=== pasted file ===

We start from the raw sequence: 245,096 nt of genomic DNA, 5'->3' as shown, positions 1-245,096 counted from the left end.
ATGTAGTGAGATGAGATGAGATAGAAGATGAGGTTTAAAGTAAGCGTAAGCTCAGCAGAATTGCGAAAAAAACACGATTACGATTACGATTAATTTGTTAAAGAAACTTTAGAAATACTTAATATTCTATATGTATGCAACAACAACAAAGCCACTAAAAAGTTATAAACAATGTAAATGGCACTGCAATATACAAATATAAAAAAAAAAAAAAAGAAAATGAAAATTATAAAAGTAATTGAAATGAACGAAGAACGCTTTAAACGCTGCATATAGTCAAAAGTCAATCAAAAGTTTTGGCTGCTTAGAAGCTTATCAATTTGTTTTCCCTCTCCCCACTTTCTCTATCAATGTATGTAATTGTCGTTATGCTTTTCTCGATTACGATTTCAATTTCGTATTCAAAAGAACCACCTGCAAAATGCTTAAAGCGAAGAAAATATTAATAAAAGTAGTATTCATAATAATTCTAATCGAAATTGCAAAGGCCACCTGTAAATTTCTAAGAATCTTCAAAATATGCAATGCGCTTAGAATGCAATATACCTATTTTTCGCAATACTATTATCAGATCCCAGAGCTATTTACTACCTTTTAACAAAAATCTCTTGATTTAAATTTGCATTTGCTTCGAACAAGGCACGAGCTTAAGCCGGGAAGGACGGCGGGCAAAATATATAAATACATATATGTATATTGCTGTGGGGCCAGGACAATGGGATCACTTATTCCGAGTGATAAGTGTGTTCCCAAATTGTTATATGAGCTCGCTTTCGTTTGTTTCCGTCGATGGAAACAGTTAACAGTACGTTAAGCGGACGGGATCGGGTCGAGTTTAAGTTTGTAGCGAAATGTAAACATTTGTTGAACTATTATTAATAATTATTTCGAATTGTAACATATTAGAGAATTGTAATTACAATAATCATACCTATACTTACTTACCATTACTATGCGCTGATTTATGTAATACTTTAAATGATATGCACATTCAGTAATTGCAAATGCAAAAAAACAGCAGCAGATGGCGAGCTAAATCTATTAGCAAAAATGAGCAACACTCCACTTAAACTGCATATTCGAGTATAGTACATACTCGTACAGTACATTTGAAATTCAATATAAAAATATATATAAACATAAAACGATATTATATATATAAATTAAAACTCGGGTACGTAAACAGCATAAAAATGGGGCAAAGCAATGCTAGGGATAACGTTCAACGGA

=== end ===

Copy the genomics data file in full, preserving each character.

We start from the raw sequence: 245,096 nt of genomic DNA, 5'->3' as shown, positions 1-245,096 counted from the left end.
ATGTAGTGAGATGAGATGAGATAGAAGATGAGGTTTAAAGTAAGCGTAAGCTCAGCAGAATTGCGAAAAAAACACGATTACGATTACGATTAATTTGTTAAAGAAACTTTAGAAATACTTAATATTCTATATGTATGCAACAACAACAAAGCCACTAAAAAGTTATAAACAATGTAAATGGCACTGCAATATACAAATATAAAAAAAAAAAAAAAGAAAATGAAAATTATAAAAGTAATTGAAATGAACGAAGAACGCTTTAAACGCTGCATATAGTCAAAAGTCAATCAAAAGTTTTGGCTGCTTAGAAGCTTATCAATTTGTTTTCCCTCTCCCCACTTTCTCTATCAATGTATGTAATTGTCGTTATGCTTTTCTCGATTACGATTTCAATTTCGTATTCAAAAGAACCACCTGCAAAATGCTTAAAGCGAAGAAAATATTAATAAAAGTAGTATTCATAATAATTCTAATCGAAATTGCAAAGGCCACCTGTAAATTTCTAAGAATCTTCAAAATATGCAATGCGCTTAGAATGCAATATACCTATTTTTCGCAATACTATTATCAGATCCCAGAGCTATTTACTACCTTTTAACAAAAATCTCTTGATTTAAATTTGCATTTGCTTCGAACAAGGCACGAGCTTAAGCCGGGAAGGACGGCGGGCAAAATATATAAATACATATATGTATATTGCTGTGGGGCCAGGACAATGGGATCACTTATTCCGAGTGATAAGTGTGTTCCCAAATTGTTATATGAGCTCGCTTTCGTTTGTTTCCGTCGATGGAAACAGTTAACAGTACGTTAAGCGGACGGGATCGGGTCGAGTTTAAGTTTGTAGCGAAATGTAAACATTTGTTGAACTATTATTAATAATTATTTCGAATTGTAACATATTAGAGAATTGTAATTACAATAATCATACCTATACTTACTTACCATTACTATGCGCTGATTTATGTAATACTTTAAATGATATGCACATTCAGTAATTGCAAATGCAAAAAAACAGCAGCAGATGGCGAGCTAAATCTATTAGCAAAAATGAGCAACACTCCACTTAAACTGCATATTCGAGTATAGTACATACTCGTACAGTACATTTGAAATTCAATATAAAAATATATATAAACATAAAACGATATTATATATATAAATTAAAACTCGGGTACGTAAACAGCATAAAAATGGGGCAAAGCAATGCTAGGGATAACGTTCAACGGA